Call Yourself An “Influencer”? The Whole World Just Hears The Word “Idiot”

The word “influencer” gets thrown around a lot by brands and people alike. And I’m here, on behalf of bloggers, creators and the future of humanity to say one thing. Stop it.

If you are a brand, stop using this word and thinking this is a smart marketing tactic. If you are a casual social media user, remove this word from your vocabulary. And if you create content online and consciously call yourself an “influencer,” take a hard long look at yourself. 

What we have here is a word with damaging connotations for all involved. Through this piece, I have three simple lessons, to prove this to you. Nothing more, nothing less. So get into your comfy clothes, dear reader, and let’s start the class.

Just because you have a decent follower count doesn’t mean you have influence over people.

Chances are as a reader of New Rising Media (thanks, by the way), you are well averse to what I will nickname “spam engagement.” The “spam” part of that name relating to how easy it is to make your account look good with big numbers - be it through buying followers (gave that a look myself) or tweetdecking (talked about that too), or being part of Instagram Engagement Groups on Telegram.

If you (or companies looking for so-called influencers) took a second to scratch beneath the surface, you’d see just how these numbers, qualitatively, mean absolutely nothing. Whether it’s having a lot of followers and zero engagement, or an overwhelming amount of engagement with little-to-no followers. 

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This system is incredibly easy to game, showing just why some of the more…let’s say brain-numbing influencers float to the top of this metaphorical toilet - unable to be flushed away through staying power propagated by controversy and false virality. Simply put, numbers always come before quality when thinking like an influencer, which does more harm than good in the long run.

A focus on the influence of your work over the quality of it is a dangerous ingredient in what should be the pleasant cocktail of taking pride in your work. 

I have been incredibly lucky to write/film/record/create work for New Rising Media as a hobby and passion of mine for nearly seven years. There used to be a time where I relentlessly researched the Google Analytics and social engagement analytics behind all of my content, making topic decisions based on this wealth of data.

Unfortunately, this quickly turned it into a job and by late 2013, I had lost all love for it, as is probably well documented by the rather bleak tone-of-voice of my stories at the time! The mission had changed to attention-grabbing headline writing without much substance. NRM fell silent for much of 2014 because of it, and only a hard internal reset brought me back around. 

Don’t get me wrong, I like to look at numbers, but not a single data point concerns me in producing work I’m proud of, work I care about and work that (I hope) helps others understand the futurist world around them. Has that led to a dip in numbers? It did, but not to the extent I expected because of the second key lesson of this piece - it took me a few years to get it, but have never looked back since.

People are influenced by the genuine.

It’s easy to see through the facade of an influencer and be drawn to those who are real - their true selves, be it through any kind of content. Once the light bulb suddenly illuminated, readership rose once again, but that was a small victory. The big win came in the form of loving what I do all over again.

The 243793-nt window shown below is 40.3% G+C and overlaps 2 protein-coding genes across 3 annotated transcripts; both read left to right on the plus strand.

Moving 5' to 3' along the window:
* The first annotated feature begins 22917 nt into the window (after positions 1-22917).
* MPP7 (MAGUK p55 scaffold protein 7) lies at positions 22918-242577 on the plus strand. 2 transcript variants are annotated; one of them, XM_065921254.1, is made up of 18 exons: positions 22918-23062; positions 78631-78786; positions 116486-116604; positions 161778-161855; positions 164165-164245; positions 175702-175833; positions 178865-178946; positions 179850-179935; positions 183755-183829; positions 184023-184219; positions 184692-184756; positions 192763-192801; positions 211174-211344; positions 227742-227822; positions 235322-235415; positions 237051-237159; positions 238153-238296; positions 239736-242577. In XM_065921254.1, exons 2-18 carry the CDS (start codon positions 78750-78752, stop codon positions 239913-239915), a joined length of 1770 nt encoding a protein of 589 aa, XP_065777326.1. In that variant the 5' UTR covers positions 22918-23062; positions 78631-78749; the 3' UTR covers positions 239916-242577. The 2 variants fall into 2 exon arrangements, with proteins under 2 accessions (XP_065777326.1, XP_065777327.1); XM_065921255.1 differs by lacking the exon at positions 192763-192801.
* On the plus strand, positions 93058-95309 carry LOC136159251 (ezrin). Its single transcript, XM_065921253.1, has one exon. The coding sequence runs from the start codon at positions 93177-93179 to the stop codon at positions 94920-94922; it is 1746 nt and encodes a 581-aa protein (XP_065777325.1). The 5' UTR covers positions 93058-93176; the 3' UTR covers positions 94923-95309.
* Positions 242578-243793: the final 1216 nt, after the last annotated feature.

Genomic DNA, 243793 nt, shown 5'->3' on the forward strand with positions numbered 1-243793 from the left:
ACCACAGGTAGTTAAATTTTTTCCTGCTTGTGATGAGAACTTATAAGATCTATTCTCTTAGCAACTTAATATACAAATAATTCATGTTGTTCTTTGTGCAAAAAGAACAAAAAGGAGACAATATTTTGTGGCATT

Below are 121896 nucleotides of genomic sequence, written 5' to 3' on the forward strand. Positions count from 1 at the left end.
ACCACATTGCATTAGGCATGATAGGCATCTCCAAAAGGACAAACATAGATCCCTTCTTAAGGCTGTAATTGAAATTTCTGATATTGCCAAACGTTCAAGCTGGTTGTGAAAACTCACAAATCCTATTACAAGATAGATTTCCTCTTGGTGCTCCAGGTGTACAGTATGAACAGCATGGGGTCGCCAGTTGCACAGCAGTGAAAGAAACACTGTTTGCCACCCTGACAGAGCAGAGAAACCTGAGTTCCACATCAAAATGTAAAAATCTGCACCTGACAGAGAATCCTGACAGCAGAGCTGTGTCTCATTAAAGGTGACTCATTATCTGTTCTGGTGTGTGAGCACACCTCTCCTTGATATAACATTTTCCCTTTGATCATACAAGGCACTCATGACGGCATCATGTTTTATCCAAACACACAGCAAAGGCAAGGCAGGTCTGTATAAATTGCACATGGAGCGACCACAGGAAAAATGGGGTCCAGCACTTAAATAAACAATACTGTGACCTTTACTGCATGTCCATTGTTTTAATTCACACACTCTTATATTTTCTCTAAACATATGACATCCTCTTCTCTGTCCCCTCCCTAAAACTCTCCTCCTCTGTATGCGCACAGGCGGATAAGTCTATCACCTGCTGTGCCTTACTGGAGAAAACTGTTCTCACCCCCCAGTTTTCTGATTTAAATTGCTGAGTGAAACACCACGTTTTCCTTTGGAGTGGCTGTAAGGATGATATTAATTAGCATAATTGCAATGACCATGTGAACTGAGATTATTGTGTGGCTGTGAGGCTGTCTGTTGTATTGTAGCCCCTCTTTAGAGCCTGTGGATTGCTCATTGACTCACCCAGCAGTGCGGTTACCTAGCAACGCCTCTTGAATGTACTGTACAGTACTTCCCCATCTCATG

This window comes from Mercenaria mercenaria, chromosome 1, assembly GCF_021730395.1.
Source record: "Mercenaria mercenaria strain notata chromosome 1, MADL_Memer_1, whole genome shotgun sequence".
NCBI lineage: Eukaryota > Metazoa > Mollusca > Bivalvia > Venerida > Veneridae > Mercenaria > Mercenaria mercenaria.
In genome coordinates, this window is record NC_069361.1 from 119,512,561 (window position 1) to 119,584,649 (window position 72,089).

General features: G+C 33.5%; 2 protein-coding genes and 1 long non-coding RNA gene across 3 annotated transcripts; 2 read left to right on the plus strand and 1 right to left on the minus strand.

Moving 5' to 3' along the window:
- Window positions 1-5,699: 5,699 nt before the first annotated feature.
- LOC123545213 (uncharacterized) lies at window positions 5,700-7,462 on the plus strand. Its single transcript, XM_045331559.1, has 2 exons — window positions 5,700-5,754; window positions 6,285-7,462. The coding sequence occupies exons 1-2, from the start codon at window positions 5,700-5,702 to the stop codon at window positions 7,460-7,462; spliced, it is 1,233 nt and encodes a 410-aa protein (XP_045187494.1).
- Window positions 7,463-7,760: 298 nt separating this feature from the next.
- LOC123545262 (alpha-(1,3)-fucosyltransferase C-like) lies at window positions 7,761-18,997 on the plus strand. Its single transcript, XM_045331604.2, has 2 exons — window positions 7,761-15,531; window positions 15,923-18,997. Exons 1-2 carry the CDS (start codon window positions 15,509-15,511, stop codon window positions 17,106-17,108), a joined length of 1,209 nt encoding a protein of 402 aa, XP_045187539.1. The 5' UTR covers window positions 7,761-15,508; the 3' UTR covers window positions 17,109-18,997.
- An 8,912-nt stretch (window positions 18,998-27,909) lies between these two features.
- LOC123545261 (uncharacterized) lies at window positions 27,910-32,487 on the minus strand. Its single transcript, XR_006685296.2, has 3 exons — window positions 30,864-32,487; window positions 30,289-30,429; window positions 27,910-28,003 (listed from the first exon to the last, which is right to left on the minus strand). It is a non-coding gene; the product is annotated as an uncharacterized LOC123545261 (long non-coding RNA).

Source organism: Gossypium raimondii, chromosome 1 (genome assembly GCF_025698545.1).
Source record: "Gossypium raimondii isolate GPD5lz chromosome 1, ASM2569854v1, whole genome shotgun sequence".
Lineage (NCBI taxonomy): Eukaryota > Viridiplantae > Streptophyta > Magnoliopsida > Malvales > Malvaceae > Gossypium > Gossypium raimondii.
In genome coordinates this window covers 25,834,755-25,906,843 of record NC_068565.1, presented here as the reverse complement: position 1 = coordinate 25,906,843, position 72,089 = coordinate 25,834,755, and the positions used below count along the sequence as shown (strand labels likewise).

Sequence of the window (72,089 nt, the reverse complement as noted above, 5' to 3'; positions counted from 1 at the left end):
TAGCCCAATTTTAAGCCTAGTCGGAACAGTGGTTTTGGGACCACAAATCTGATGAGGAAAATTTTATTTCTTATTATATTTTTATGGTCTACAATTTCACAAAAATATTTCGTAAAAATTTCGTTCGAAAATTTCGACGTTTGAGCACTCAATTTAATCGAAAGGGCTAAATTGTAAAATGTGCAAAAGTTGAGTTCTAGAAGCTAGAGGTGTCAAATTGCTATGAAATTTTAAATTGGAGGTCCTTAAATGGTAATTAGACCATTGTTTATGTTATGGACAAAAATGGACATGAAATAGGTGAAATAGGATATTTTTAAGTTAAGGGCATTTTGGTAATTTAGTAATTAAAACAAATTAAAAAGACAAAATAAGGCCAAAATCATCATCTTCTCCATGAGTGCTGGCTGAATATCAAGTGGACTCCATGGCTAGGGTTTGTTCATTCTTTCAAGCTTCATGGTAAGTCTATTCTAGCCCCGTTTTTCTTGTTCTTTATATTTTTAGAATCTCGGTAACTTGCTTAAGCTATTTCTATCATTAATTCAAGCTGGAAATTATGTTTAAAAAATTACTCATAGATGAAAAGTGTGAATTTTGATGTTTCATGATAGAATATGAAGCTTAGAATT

But most concerning? The meticulously manufactured and marketed lifestyle of an influencer is being viewed by some as a norm… That is dangerous because, to be honest, life is messy. Life is feeling inspired and accomplished one week, only to be followed by a mallet of anxiety to the face the following week for no reason other than the sheer over-analysis of that one vague statement your boss made in the office.

Life is sometimes coming across decisions that don’t have a clear right or wrong answer, leaving you in a messy grey area, which will no doubt be constantly re-evaluated in your own internal monologue for years to come. The truth is, well, lesson #3…

You have to learn to live with life at its messiest.

Viewing said life through the rose-tinted spectacles of an influencer, whitewashing any negativity with nonsense inspirational quotes and burying any anxieties under colourful imagery with 23 hashtags is not giving you proper coping mechanisms for that.

So, what am I trying to say here? Beyond the dramatic title, this is just a plea - to marketers and content creators everywhere. 

Leave this horrific word alone, and keep a wide birth of anyone who willingly calls themselves an “influencer.” Many brands are beginning to realise that having some random personality posting cringe-inducing content with a forced product recommendation message is not going to sell more of said product.

But yet, there are still a fair few bluechip companies who spend money and ask questions later, feeding into what is, essentially, a con. Influence is not a high follower count. Influence is not drama - sitting on ergonomic gaming chairs while dropping terrible, terrible diss tracks. 

And influence is most certainly not paying for fake paparazzi photographers to pretend to capture you at the main entrance of the UK Blog Awards… I will not name names because I’m above that level of pettiness (and I never got the name of the blogger who did this), but it's a fitting example of the over-inflated ego that calling yourself an “influencer” forces you to protect.

It’s all a lie. A not-so-elaborate rouse to pull the wool over the eyes of unsuspecting companies, and get paid for sponsored content that will do nothing of note for the brand.

Plus, the word just feels wrong. Follow these lessons and be awesome to each other.